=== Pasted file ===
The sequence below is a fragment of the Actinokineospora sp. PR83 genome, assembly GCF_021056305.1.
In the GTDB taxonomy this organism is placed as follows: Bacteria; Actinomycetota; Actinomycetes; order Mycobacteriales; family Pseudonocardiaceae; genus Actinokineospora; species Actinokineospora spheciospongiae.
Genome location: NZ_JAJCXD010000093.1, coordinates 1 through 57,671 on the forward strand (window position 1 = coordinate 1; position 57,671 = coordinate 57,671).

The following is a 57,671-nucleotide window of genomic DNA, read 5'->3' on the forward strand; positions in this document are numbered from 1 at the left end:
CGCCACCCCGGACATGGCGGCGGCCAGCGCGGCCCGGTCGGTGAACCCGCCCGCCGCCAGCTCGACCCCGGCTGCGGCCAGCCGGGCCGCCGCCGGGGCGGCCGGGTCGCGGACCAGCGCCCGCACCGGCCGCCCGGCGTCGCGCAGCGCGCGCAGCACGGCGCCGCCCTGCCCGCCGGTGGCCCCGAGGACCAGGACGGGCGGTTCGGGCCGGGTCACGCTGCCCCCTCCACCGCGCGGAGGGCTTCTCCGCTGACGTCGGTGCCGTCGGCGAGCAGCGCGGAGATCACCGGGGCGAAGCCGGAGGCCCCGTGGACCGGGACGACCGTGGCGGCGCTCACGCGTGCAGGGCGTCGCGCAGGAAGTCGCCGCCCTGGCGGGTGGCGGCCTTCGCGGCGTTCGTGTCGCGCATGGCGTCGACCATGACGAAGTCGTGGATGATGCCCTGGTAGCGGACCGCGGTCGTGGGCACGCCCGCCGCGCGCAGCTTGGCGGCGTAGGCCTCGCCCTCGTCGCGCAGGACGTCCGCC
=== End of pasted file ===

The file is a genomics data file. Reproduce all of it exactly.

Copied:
The sequence below is a fragment of the Actinokineospora sp. PR83 genome, assembly GCF_021056305.1.
In the GTDB taxonomy this organism is placed as follows: Bacteria; Actinomycetota; Actinomycetes; order Mycobacteriales; family Pseudonocardiaceae; genus Actinokineospora; species Actinokineospora spheciospongiae.
Genome location: NZ_JAJCXD010000093.1, coordinates 1 through 57,671 on the forward strand (window position 1 = coordinate 1; position 57,671 = coordinate 57,671).

The following is a 57,671-nucleotide window of genomic DNA, read 5'->3' on the forward strand; positions in this document are numbered from 1 at the left end:
CGCCACCCCGGACATGGCGGCGGCCAGCGCGGCCCGGTCGGTGAACCCGCCCGCCGCCAGCTCGACCCCGGCTGCGGCCAGCCGGGCCGCCGCCGGGGCGGCCGGGTCGCGGACCAGCGCCCGCACCGGCCGCCCGGCGTCGCGCAGCGCGCGCAGCACGGCGCCGCCCTGCCCGCCGGTGGCCCCGAGGACCAGGACGGGCGGTTCGGGCCGGGTCACGCTGCCCCCTCCACCGCGCGGAGGGCTTCTCCGCTGACGTCGGTGCCGTCGGCGAGCAGCGCGGAGATCACCGGGGCGAAGCCGGAGGCCCCGTGGACCGGGACGACCGTGGCGGCGCTCACGCGTGCAGGGCGTCGCGCAGGAAGTCGCCGCCCTGGCGGGTGGCGGCCTTCGCGGCGTTCGTGTCGCGCATGGCGTCGACCATGACGAAGTCGTGGATGATGCCCTGGTAGCGGACCGCGGTCGTGGGCACGCCCGCCGCGCGCAGCTTGGCGGCGTAGGCCTCGCCCTCGTCGCGCAGGACGTCCGCC